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Today they are recovering at the shelter, "enjoying the sunshine" according to Chaboudy. He describes them as being shut down, like their lives were non-existent.

Chaboudy says he doesn't know if they ever went outside. Their condition makes it tough to tell how old they are; while the surrender papers indicate the dogs range in age from four to 13, the vet told Chaboudy he believes they are all at least 10. Two of the females appear to have been repeatedly bred.

On Suncoast Animal League's Facebook page, people expressed both gratitude for Chaboudy and Suncoast Animal League, but also outrage: The owners should pay for what they did. It's a common reaction, but Chaboudy wants to know what happened.

To give you an idea of how neglected these dogs were, take a look at the unshaved rear of this pup. - Critter Mama Rescue
Critter Mama Rescue
To give you an idea of how neglected these dogs were, take a look at the unshaved rear of this pup.
"I just want to ask him how did it get this bad?" Chaubody says. His main concern is for the dogs; he'd like to find out more about the dogs and see if the owner can tell him exactly how old they are. He wants to be able to give adopters as much information as possible about what to expect for their future.

click to enlarge With patience and practice, the dogs have started to walk properly. - Rick Chaboudy
Rick Chaboudy
With patience and practice, the dogs have started to walk properly.
The first priority for Suncoast Animal League remains getting the dogs healthy. They're currently all taking antibiotics, steroids and eye drops (one pup gets eye drops every two hours) and they all need extensive dental surgery. But along that journey, they will have clean beds, proper food and lots of love at the shelter.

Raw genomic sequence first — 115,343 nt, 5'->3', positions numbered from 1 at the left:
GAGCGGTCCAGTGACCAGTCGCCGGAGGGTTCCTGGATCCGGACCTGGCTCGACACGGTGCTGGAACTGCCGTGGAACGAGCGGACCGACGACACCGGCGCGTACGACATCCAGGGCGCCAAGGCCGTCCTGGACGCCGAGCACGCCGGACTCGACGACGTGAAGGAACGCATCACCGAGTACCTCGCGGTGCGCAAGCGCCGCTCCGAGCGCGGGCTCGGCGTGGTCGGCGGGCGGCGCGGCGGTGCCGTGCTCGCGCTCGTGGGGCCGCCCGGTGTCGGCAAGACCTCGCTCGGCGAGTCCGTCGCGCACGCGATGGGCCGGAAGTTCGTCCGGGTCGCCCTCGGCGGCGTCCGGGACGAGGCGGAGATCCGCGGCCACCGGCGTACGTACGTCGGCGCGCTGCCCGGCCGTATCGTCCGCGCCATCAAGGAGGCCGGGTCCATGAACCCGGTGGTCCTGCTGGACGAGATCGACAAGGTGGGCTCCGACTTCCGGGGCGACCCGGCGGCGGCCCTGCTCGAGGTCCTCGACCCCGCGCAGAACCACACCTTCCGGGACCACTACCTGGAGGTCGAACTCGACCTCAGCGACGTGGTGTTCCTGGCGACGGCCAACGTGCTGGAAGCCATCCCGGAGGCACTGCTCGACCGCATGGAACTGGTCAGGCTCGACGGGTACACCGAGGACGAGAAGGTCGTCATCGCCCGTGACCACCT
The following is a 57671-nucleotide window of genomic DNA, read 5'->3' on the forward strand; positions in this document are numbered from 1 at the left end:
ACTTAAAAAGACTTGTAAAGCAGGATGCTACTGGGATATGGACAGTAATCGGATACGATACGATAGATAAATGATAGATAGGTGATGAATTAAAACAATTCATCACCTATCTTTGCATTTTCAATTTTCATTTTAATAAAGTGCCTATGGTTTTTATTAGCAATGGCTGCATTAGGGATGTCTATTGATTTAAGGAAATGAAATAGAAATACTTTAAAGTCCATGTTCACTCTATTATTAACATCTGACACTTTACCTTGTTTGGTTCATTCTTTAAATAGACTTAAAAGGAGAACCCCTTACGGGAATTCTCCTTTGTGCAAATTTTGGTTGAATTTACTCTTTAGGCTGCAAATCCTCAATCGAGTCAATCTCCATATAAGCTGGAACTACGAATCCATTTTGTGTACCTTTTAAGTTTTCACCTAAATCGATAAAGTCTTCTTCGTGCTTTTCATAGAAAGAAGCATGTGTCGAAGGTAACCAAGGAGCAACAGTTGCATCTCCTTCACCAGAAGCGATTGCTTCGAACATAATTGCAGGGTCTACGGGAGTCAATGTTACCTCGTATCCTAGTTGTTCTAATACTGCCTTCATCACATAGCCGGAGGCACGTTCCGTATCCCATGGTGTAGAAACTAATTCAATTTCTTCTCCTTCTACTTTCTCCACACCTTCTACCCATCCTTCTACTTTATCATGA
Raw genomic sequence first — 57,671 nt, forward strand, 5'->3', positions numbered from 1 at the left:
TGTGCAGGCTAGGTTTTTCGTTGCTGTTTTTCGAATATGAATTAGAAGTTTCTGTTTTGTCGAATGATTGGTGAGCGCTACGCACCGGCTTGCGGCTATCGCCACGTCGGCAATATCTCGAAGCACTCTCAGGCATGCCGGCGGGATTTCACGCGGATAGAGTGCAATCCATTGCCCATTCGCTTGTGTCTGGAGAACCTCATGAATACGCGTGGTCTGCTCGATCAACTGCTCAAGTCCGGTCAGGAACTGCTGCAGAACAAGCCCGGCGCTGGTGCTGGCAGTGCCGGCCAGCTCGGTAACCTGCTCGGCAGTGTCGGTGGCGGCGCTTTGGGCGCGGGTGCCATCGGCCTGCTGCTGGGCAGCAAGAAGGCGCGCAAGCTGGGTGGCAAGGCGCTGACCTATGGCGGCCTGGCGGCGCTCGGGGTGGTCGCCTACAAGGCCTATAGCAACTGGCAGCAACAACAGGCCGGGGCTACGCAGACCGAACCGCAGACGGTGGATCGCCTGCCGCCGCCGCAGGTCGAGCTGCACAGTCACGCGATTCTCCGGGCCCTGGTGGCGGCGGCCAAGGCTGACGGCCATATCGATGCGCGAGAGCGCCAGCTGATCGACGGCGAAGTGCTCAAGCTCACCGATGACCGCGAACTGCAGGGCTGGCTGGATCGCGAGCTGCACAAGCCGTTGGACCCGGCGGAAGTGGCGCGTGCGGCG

Annette Dettloff, who cofounded Suncoast Animal League with Chaboudy, says she's learning each pup's personalities. She knows Sequoia tends to shy away from the other dogs and spends her time in the play yard alone. Helen? She's a grunter — she makes little grunting noises and snores loudly. Sissy was unable to walk when she arrived, but now walks — gingerly. Achilles is the only male and while outside, he (ahem) continued to show his affection for the ladies; Lily made it clear she was not interested. Here's a video; in it, you can hear Helen grunting.

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They are coming around, slowly. But they are safe and will never experience the trauma they endured ever again.

"They are very sweet now that they are not so scared," Dettloff says.

Suncoast Animal League is a non-profit animal rescue agency located in Palm Harbor, committed to serving its community with its domestic and wildlife needs.The shelter is only 1,700 square feet so the rescue relies heavily on foster families for their dogs and cats.The shelter also relies on donations to help with operating costs.The Lhasa Apsos are not the only medical cases the shelter has and donations are welcome. If you would to find out about fostering for the shelter or if you can make a donation, please visit suncoastanimalleague.org